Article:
Incidence of cachexia is highly prevalent in pancreatic ductal adenocarcinoma (PDAC); advanced disease stage directly correlates with decreased muscle and fat mass in PDAC patients. The pancreatic tumor microenvironment is central to the release of systemic factors that govern lipolysis, proteolysis, and muscle and fat degeneration leading to the cachectic phenotype in cancer patients. The current study explores the role of macrophages, a key immunosuppressive player in the pancreatic tumor microenvironment, in regulating cancer cachexia. We observed a negative correlation between CD163-positive macrophage infiltration and muscle-fiber cross sectional area in human PDAC patients. To investigate the role of macrophages in myodegeneration, we utilized conditioned media transplant assays and orthotopic models of PDAC-induced cachexia in immune-competent mice with and without macrophage depletion. We observed that macrophage-derived conditioned medium, in combination with tumor cell-conditioned medium, promoted muscle atrophy through STAT3 signaling. Furthermore, macrophage depletion attenuated systemic inflammation and muscle wasting in pancreatic tumor-bearing mice. Targeting macrophage-mediated STAT3 activation or macrophage-derived interleukin-1 alpha or interleukin-6 diminished myofiber atrophy. Taken together, the current study identified the critical association between macrophages and cachexia phenotype in pancreatic cancer.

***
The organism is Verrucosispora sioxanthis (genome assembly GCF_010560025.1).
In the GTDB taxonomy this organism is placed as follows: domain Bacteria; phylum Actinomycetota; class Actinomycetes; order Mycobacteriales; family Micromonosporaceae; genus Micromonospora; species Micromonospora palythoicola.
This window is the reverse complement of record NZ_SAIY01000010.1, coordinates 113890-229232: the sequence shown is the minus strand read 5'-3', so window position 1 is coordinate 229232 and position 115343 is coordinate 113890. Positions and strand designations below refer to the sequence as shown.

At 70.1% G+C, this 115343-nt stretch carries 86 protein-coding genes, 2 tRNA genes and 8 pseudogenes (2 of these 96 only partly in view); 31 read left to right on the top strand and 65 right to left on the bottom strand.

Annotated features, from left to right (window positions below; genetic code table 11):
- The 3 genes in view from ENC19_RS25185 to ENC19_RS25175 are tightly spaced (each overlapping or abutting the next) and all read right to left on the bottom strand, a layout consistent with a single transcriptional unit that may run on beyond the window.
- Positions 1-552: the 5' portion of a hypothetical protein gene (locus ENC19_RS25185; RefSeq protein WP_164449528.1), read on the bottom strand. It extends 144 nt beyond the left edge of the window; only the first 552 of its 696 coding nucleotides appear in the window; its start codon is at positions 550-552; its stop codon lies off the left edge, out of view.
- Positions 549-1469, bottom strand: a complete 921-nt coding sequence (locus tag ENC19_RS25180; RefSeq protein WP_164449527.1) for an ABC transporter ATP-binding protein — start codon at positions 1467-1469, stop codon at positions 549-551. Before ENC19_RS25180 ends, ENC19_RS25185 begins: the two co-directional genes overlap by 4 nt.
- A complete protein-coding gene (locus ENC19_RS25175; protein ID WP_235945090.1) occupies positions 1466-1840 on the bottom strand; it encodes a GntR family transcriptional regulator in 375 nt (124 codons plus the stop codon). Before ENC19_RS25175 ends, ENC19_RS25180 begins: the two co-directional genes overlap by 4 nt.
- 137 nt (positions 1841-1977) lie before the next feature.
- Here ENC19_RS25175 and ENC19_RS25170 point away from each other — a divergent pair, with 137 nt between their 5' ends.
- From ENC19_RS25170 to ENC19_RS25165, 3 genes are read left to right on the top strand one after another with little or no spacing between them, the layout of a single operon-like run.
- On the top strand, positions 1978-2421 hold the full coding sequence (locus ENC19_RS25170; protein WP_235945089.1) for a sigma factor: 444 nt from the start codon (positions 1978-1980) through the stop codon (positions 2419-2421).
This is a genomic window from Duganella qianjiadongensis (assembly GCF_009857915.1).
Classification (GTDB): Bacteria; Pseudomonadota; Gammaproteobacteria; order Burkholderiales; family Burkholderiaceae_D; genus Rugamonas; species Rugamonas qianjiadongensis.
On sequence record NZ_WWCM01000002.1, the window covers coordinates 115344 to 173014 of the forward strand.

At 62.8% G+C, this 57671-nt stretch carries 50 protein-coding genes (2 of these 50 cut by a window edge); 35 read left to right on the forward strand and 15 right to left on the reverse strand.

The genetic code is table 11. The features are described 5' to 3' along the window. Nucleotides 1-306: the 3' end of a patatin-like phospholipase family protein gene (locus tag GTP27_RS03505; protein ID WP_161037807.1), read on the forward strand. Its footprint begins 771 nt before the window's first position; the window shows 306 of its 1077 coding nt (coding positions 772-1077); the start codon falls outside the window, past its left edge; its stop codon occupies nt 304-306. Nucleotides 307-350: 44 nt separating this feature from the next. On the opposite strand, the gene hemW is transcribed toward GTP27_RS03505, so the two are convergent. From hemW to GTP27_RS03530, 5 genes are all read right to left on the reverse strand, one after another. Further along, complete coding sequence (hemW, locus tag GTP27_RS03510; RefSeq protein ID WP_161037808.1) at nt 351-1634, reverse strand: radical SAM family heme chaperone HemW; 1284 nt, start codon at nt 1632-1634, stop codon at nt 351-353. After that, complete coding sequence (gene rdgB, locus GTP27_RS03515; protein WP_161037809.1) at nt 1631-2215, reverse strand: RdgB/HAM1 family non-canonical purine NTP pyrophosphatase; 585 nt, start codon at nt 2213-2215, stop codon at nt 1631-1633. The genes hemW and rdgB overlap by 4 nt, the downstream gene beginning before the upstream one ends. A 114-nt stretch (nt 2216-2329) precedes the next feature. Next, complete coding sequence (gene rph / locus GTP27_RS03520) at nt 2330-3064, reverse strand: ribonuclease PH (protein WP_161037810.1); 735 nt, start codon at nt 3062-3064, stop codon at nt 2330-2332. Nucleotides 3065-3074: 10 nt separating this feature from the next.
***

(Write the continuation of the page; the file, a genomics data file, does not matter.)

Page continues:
Keywords: Cancer cachexia; IL-6; Macrophages; Pancreatic cancer; STAT3.
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